Last year, Barbara Snow had 13,700 animals in her office.

There were poodles and calico cats, as you would expect, but there were also skunks, snakes and bats.

Snow, the director of the $1.9 million Department of Animal Control in Fairfax County, oversees the largest animal shelter in Virginia, but the calls that come in a steady stream to her office near Fair Oaks Mall usually involve people:

A few weeks ago, a Fairfax City resident saw a deer crash through his window, topple his drum set and land in his bed.

In April, a Springfield woman needed a permit to keep her 20-year-old monkey, which already had its own bedroom and television set.

A group of office workers was upset about the thug who shot two swans in the pond near the AT&T building in Oakton.

The panicked deer, which had internal injuries, had to be killed; the monkey was given a permit, as is necessary for "wild, exotic or vicious animals"; and the swan shooter is apparently still on the loose.

Always, there are neighborhood spats. "There'll be a cat that jumps on a neighbor's Mercedes and scratches the paint or the dog that howls outside the window of the lawyer who lives next door," said Snow. "Our mission is peaceful coexistence between animals and people."

Snow, neighborhood negotiator, manager of 54 employees, recipient of 2,000 animal bite calls last year, came to Fairfax 18 months ago from a similar job in Florida.

Since then, she has won Fairfax felines equal footing with dogs (Previously, stray cats weren't kept at the shelter for adoption); started sending sympathy cards to bereaved pet owners; and opened the West Ox Road shelter for meetings of the Ferret Club and other similar groups.

Then there is the proposed pig amendment, now before the Board of Supervisors. Pot-bellied pigs, which cost as much as $2,500 each and have become a rage of late, will gain legal pet status if the amendment passes.

"Energetic is how I'd describe her," said Carol A. Taylor, the county's humane education program director.

"Progressive," that's what she is, said Dennis C. Reed, chief animal warden.

Everyone who works near the 50-year-old administrator say she is tireless and enthusiastic about her $67,000-a-year job.

Snow is also working to get the animal control division computerized, encouraging the training of aggressive stray dogs so they can be used by police canine units, and hoping to expand a pet therapy program that brings animals to elderly people in nursing homes and to handicapped children in schools.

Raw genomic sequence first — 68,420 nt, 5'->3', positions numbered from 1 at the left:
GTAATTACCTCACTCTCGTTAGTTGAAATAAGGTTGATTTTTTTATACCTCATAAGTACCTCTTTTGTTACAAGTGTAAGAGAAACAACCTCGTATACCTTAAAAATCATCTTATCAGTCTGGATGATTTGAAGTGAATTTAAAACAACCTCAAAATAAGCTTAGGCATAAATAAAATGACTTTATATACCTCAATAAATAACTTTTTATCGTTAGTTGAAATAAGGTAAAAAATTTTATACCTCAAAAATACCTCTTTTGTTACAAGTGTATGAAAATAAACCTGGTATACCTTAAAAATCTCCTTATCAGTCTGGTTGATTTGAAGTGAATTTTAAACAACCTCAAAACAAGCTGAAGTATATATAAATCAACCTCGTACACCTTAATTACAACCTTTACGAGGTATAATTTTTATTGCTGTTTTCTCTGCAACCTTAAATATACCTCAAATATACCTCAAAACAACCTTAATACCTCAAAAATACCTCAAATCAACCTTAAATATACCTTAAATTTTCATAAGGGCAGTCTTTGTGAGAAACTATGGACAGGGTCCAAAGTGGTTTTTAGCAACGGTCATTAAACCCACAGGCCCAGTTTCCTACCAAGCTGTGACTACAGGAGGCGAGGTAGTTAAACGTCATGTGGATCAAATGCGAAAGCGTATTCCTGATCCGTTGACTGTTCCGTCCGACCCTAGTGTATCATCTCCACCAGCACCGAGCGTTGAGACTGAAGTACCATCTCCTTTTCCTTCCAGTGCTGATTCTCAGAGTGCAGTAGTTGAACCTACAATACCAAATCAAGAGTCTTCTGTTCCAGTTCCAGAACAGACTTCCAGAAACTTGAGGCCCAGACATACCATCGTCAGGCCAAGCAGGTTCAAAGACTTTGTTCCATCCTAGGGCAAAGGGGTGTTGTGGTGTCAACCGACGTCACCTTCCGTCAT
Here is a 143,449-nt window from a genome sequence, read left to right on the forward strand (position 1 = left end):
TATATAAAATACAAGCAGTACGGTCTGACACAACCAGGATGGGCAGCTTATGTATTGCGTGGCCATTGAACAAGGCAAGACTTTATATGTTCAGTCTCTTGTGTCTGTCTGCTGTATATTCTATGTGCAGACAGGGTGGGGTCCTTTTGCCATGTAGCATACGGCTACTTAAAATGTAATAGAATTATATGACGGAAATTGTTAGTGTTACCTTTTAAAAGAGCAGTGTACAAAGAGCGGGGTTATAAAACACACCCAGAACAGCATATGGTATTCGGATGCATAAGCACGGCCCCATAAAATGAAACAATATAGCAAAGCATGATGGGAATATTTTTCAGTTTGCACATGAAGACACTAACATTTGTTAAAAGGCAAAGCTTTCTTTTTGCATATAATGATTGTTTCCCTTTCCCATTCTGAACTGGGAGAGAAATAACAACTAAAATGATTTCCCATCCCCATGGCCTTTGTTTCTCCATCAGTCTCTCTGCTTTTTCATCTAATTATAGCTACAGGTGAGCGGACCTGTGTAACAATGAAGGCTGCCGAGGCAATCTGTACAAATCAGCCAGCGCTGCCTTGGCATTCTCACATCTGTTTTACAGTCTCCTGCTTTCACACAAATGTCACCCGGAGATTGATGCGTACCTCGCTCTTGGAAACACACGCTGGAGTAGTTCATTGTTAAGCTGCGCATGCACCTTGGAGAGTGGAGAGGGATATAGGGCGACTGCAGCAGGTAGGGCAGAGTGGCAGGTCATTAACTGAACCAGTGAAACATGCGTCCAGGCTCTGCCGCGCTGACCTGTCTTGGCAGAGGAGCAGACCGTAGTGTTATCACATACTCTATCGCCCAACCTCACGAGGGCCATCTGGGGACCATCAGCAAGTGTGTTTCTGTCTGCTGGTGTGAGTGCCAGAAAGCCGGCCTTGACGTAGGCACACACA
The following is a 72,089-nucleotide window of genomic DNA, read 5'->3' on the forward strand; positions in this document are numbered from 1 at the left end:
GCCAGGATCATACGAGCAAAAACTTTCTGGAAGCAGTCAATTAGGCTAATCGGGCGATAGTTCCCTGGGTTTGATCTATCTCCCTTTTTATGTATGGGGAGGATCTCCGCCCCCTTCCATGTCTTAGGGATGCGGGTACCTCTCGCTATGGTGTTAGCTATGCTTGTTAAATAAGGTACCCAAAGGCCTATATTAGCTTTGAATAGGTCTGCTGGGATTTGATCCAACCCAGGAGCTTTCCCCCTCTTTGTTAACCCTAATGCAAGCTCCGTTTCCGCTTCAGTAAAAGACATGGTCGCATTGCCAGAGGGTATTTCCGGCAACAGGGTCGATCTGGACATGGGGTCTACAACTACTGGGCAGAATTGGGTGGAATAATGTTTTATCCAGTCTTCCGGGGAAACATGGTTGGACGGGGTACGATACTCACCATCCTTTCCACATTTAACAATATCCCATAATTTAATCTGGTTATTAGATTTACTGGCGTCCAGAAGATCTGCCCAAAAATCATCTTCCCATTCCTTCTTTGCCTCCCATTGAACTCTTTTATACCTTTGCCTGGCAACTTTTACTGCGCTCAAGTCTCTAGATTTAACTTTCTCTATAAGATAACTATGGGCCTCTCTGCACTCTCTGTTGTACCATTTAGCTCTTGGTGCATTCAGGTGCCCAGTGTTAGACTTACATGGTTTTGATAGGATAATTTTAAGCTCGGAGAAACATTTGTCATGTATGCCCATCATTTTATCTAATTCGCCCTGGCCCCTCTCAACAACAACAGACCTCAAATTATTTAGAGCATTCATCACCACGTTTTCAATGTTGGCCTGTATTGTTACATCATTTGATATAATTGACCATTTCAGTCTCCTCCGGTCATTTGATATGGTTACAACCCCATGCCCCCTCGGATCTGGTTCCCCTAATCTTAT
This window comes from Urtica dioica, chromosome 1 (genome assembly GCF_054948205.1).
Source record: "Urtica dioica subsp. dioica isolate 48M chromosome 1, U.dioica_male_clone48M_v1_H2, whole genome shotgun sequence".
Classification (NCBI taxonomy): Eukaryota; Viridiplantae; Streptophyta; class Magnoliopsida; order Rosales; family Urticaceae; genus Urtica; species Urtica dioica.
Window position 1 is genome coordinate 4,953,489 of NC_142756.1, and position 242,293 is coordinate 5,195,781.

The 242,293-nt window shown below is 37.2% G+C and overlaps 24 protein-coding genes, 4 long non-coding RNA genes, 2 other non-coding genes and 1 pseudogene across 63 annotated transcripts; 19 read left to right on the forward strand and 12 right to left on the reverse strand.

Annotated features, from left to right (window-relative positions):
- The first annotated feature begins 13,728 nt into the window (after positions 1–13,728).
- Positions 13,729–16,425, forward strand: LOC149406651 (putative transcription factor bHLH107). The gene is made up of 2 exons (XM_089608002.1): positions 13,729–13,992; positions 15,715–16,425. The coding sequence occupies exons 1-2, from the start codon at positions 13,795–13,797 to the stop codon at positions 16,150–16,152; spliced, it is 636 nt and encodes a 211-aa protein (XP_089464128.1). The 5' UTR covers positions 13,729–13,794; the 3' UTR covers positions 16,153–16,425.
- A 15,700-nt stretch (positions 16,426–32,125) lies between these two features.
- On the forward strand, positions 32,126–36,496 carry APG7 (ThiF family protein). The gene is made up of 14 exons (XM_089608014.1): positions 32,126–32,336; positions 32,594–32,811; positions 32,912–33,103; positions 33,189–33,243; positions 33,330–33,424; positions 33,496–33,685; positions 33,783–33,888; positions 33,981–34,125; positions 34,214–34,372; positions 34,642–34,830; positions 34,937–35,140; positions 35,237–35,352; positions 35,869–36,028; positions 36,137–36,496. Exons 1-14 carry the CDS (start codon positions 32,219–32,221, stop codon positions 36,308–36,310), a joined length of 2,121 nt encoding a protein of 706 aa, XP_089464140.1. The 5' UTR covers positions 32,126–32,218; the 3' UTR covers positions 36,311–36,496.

"I've seen an autistic child who hadn't spoken a word say the name of an animal," said Taylor, who administers the program.

"When people think about what we do, they think 'dogcatcher,' but a whole lot more goes on here," Reed said. In the last three weeks, he has been called out after midnight four times to get bats out of homes.

Car accidents have turned up even stranger animals. A few years ago, a half-dozen armadillos travelling on Interstate 95 from Florida to Massachusetts got loose when the Jeep in which they were riding overturned.

"There were armadillos all over the road," said John M. Howard, animal shelter director. Pythons aren't uncommon either, he said, citing the case of an 11-foot python that a renter in Annandale left behind after moving out.

Wardens are armed with tranquilizers and guns because they sometimes find themselves in dangerous spots. One warden recently had his ear bitten off when he turned his back on a wild dog. "I think really his pride was hurt more than anything," said Reed. "He's had several plastic surgery operations and he looks like new."

Autumn is one of the busiest seasons at the shelter because it is mating season for deer, and their increased movements often lead the deer onto busy roads. In addition to accidents handled by the police, the shelter responds to four or five calls a day during the fall involving deer struck on the roads.

"Vienna has even had some that walked down Main Street," said Reed.

Yesterday, a fawn struck by a vehicle at Fort Belvoir was struggling to stand. The tiny deer's bruised and bloodied chestnut-colored fur and stitched jaw were on the mend, his caretakers said.

Also in the barnyard area of the shelter was a plump chicken. It used to live in a house in Falls Church, but the owner, apparently no longer wanting the pet, gave it to the shelter.

All Darlene Leda wanted yesterday was a dog. The Fairfax Hospital nurse looked over the 58 dogs at the shelter for one to take home. "I've come here once a week for two months looking. I want a big one, maybe a year old. I thought, 'Why should I buy one when there are so many here who need homes?' "

Last year, 5,532 stray or abandoned dogs wound up at the one-story shelter, and most of them were made available for adoption. Several thousand people a year come through the shelter either to drop one off or pick one up. Like babies left on hospital steps, some animals are tied to the shelter door at night, abandoned by owners.

Snow recently moved from a rented Centreville town house, where no pets were allowed, to her new home in Prince William County with her husband of 32 years, a retired Eastern Airlines pilot, and a new silver tabby named Ezzat (Iranian for "respect").

"I think animals should get respect," she said. "We're building a concrete world and there is no place for the wildlife to go. Our job is to raise the tolerance level for wildlife. To me, an animal is not a nuisance just because it's there."